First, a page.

“That ain’t wrestling!” Roger yelled. “Play by the rules.”

“Ain’t no rules in wrestling,” Rubin said. And to prove his point, Rubin, before Roger could get up, jumped on him, rolled him on to his belly, and made a half-cross with Roger’s legs.

I was in awe of Rubin’s skill and quickness, but while I was being amazed, James grabbed my legs from the back and rolled me over. James held me in that position, my feet up and my shoulders pinned. To make matters worse, he rose to his knees and applied extra pressure on me. It was difficult to breathe and I didn’t know how I was going to get out of the fix. I feared that this would be the time when Dad emerged from the house to see me twisted like a cheap pretzel.

Rubin left Roger and pulled James off me and hip tossed him on to his older brother, where they lay on top of each other in a human X.

“I’m gonna tell your daddy,” James said.

“Tell him what?” I said.

“How y’all are being mean to us.”

“We’re only wrestling,” I said.

“You guys can’t take it, so you’re gonna go tell?” Rubin said.

“We can take it,” Roger said, “but can you?” He pointed at me. Roger the big brother was taking charge and taking back their respect. “Come on, rich boy.”

I jabbed, caught him on the nose, which I felt the tip of between my first two knuckles, and snapped his head back. The punch startled Roger, and I knew I had broken the number one wrestling rule: no punches. Now all bets were off and it was truly a free-for-all. Roger punched back, a wide looping cross that took forever to get to me, and when it did, I simply blocked it with my forearm and countered with a punch to the ribs that dropped him.

James rolled his brother off the trampoline and helped him put on his shoes. “You buy your friends,” James said. “You damn little rich boy.”

I started jumping on the trampoline, going high and higher, until, with a final bounce, I sprang over their heads. Roger was standing and holding his side, and James sat on the ground tying his shoes.

“What’d you call me?”

“Damn little rich boy,” James said. “You’re spoiled too. Trampoline, swimming pool....”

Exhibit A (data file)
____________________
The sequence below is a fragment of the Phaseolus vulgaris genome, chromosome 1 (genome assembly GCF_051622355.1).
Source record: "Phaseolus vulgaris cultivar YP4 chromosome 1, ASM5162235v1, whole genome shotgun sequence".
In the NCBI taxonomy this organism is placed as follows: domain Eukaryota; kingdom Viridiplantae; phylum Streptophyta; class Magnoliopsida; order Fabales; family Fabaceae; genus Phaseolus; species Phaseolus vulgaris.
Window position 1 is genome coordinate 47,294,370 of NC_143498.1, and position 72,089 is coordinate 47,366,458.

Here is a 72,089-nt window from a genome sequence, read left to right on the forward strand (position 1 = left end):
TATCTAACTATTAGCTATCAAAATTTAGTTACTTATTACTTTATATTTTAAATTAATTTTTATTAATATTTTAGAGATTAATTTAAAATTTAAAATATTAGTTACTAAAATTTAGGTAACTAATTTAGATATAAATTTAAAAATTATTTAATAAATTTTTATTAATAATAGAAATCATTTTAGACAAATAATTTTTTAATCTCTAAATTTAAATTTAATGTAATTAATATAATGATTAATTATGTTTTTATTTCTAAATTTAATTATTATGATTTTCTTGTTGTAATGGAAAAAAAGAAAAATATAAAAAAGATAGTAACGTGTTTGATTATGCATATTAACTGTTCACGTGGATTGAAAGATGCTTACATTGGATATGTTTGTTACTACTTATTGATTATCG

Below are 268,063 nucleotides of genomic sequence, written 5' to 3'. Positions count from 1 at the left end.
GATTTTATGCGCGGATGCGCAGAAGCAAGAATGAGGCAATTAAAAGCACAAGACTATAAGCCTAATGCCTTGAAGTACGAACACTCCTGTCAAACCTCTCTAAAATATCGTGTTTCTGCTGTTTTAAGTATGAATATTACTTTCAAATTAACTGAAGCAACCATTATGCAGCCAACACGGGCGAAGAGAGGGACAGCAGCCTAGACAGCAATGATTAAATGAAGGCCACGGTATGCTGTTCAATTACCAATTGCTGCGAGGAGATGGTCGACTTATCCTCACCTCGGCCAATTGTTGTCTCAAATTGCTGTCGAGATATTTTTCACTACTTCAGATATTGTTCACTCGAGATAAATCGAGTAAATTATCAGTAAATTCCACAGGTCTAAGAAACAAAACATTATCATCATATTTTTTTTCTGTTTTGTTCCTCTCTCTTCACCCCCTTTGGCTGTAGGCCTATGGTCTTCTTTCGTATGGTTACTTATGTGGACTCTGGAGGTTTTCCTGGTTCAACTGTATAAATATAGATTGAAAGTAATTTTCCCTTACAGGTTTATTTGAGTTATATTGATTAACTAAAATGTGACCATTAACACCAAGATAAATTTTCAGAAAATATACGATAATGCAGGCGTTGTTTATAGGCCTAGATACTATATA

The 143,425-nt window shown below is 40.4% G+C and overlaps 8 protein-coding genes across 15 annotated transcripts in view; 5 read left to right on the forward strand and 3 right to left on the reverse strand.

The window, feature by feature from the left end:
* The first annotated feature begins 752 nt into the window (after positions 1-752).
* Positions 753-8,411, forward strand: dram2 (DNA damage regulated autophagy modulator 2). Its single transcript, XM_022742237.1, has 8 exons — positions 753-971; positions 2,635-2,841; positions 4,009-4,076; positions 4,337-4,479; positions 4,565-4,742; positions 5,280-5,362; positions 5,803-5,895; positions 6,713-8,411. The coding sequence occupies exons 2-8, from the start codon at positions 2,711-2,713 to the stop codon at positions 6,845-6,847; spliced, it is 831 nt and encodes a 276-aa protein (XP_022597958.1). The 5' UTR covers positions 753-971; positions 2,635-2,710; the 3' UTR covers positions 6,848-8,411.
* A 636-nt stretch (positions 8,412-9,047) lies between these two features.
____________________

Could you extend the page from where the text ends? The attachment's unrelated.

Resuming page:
His knees were up, his legs spread, and his crotch was an open target. I stomped, and James let out a scream that made me think all the life had left his body.
“What’s all that damn racket?” Dad said.

James, with tears running down his face, walked spread-legged toward Dad carrying his shoes. “Wesley kicked me in the privates.”

I was about to tell my side of the story, when Dad said:

“If he did, you deserved it. Now why don’t y’all take your asses back across the street. Wesley has another friend over today.”

“You ain’t got to worry about us coming back,” Roger said, still holding his side. “You can have your new-bought friend.”

“You’re just mad you lost,” Rubin said. “Sore losers, that’s what you are.”

Roger stopped and faced Rubin. I feared that he might want to finish the fight, but he took James by the arm and walked across the street.

“You boys handled yourselves well,” Dad said. “But, son, you should’ve been paying attention when James rolled you up from the back. You gotta always be alert, don’t let no one grab you from behind. Remember: be more aggressive than the other man.”

I heard Dad, but my eyes were on Roger and James as they entered their grandparents’ home. Seeing them disappear into the house, I realized that I’d lost them as playmates.